A new graphic of the water cycle is suitable for science education and humanity

A few months ago I had the equivalent of a “mini-rant” about science education Forbes. I thought about the K-12 lessons on the water cycle and the glaring omission in all of them. If you are old enough to read this article, you have probably been taught about water or the hydrological cycle in a very unrealistic way. There were no human impacts in it. This month, the United States Geological Survey (USGS) fixed that by unveiling a new diagram of the water cycle with people in it.

In my previous essay from May I noted, “I was sitting in a meeting yesterday watching extremely high levels of precipitation from an unnamed tropical system moving through Georgia. As the rain hit the parking lot, some of it rushed into the drain while parts of it pooled on the surface. At that moment, more than two decades of my research on rainfall and flooding flashed before my eyes. As I stared out the window at the rain pouring across the paved lot, it was clear to me that the water cycle that most K-12 students were studying was not representative of what was actually happening to the people around them.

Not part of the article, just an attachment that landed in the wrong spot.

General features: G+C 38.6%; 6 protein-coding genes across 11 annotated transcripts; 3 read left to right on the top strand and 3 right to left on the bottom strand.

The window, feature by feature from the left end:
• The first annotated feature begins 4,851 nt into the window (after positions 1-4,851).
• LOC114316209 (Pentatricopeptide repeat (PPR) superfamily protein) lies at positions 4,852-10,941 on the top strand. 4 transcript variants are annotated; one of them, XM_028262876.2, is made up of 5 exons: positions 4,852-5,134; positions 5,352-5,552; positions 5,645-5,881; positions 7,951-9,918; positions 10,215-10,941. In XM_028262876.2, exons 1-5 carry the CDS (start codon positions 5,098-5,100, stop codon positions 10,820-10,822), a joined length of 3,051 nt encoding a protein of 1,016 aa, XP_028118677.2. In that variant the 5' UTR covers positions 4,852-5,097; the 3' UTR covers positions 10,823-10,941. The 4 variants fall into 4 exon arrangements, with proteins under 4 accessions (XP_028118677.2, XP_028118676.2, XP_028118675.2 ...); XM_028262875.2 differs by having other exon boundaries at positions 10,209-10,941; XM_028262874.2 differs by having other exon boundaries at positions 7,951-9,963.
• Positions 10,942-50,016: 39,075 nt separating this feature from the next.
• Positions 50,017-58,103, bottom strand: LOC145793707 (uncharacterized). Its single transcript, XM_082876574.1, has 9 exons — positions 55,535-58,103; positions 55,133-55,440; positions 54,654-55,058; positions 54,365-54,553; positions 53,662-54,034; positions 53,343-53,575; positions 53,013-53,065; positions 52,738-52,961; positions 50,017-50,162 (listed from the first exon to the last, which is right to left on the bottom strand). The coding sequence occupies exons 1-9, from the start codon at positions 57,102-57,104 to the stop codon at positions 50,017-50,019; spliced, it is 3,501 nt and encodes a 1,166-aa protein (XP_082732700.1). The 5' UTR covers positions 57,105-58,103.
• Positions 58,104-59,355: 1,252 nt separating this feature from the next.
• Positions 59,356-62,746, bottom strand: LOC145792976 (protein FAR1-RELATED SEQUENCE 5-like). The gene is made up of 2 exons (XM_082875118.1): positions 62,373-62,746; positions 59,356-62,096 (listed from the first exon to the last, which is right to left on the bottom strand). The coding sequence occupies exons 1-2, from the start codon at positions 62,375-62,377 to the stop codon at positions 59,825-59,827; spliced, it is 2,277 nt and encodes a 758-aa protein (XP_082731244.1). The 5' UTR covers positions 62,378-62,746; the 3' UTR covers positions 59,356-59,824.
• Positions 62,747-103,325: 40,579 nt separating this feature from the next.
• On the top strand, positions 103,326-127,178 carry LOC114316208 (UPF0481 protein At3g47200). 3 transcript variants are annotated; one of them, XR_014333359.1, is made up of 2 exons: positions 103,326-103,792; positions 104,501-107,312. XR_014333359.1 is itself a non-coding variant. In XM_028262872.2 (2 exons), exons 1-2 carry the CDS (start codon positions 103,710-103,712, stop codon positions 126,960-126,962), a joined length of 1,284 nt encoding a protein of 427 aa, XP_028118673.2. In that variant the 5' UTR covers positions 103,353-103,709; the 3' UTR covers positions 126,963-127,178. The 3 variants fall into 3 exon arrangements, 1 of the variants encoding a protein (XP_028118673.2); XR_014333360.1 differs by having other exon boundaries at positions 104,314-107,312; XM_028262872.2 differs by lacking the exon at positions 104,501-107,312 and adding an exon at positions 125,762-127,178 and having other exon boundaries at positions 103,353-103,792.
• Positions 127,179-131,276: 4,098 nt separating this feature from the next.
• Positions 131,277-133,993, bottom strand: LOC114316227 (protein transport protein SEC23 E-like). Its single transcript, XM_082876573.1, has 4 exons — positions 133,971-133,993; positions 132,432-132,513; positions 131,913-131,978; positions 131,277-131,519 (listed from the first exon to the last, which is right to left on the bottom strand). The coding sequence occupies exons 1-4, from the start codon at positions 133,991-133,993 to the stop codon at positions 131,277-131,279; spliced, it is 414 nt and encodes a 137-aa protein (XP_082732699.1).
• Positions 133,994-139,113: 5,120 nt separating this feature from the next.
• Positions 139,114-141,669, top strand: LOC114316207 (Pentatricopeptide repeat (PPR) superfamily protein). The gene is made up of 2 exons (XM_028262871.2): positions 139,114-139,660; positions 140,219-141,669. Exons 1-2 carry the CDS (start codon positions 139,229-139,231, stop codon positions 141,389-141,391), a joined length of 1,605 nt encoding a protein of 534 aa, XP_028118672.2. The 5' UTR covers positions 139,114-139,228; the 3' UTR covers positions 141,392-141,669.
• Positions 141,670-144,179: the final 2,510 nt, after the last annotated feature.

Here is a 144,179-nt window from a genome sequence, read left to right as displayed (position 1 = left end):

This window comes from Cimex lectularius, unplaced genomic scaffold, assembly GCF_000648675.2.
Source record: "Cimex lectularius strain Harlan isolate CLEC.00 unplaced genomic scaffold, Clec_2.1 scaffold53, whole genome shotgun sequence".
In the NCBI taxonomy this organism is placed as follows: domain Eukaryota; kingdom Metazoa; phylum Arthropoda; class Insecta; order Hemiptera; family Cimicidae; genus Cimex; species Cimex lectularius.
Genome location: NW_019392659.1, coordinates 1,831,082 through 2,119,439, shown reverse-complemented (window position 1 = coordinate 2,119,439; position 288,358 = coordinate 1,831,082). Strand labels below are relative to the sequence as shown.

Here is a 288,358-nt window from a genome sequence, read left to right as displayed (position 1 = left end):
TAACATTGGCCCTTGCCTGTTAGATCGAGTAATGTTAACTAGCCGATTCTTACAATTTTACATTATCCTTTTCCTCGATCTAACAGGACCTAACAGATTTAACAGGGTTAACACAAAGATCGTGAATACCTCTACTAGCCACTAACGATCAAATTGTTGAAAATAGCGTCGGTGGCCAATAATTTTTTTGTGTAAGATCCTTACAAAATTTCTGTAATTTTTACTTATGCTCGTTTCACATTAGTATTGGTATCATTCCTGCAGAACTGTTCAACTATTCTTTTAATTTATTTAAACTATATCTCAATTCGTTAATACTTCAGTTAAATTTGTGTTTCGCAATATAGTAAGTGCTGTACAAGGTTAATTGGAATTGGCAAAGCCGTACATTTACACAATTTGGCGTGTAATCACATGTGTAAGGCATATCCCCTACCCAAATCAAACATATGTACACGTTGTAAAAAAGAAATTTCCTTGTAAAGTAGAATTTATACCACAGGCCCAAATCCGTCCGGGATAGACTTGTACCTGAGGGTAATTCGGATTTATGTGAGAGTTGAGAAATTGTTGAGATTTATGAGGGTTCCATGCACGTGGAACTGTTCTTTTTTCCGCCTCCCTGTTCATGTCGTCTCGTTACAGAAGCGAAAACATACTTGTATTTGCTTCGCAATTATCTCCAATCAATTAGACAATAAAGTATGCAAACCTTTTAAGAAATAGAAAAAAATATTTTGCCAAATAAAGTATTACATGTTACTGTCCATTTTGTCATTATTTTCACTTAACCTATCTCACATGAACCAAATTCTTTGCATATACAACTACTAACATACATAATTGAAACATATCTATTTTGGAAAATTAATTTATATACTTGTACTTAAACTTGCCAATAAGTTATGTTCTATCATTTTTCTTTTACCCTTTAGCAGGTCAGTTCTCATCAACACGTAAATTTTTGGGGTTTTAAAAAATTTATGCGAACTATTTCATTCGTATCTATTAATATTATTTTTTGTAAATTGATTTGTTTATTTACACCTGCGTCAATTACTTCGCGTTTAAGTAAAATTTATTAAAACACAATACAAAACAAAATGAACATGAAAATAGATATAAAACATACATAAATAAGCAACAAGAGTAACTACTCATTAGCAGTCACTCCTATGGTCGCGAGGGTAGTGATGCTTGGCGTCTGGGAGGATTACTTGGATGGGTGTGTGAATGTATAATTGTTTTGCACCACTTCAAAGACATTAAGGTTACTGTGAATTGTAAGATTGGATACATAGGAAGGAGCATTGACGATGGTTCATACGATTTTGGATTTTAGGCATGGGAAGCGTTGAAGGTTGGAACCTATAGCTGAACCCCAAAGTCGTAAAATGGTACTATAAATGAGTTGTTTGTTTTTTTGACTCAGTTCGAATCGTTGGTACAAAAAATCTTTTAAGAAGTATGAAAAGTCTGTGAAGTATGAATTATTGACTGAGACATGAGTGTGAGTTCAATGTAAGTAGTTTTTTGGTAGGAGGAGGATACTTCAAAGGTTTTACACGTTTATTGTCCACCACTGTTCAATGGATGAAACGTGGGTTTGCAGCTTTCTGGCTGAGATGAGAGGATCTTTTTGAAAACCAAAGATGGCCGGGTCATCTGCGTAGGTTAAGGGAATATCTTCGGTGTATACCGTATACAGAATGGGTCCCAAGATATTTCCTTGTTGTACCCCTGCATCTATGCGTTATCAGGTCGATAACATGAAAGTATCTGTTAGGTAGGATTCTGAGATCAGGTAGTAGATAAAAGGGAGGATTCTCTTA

Earlier this month, the USGS announced a new water cycle diagram. Their press release reads: “The revised version replaces the one used by hundreds of thousands of educators and students internationally every year since 2000… This image brings humans into the picture, showing the water cycle as a complex interaction of small, interconnected cycles that people interact with and influence, not one big circle.”

The new chart (chart above) includes increased runoff associated with urban impervious surfaces, human water use (industrial, municipal, domestic, grazing or agricultural) and human-constructed reservoirs. This is an amazing upgrade and I encourage educators to immediately adopt it for their water cycle lessons.

As lovely as the new graphics are, the scientist in me wondered what was missing. Here is a list of additional things that could be included:

By the way, these omissions are not a complaint. I am excited about the new USGS chart. They are simply a reflection of modern research at the intersection of human processes and the water cycle. I agree with USGS Director David Applegate who said, “This updated water cycle diagram will set a new international standard for how we visualize and communicate the complex journey of water on Earth, with the potential to better inform our next generation of scientists, managers of natural resources and policymakers as they address the growing challenge of sustainable water management.” It also reflects something I realized as a scientist and scientist years ago. The connection of human and natural systems is inevitable and requires that we teach it this way.

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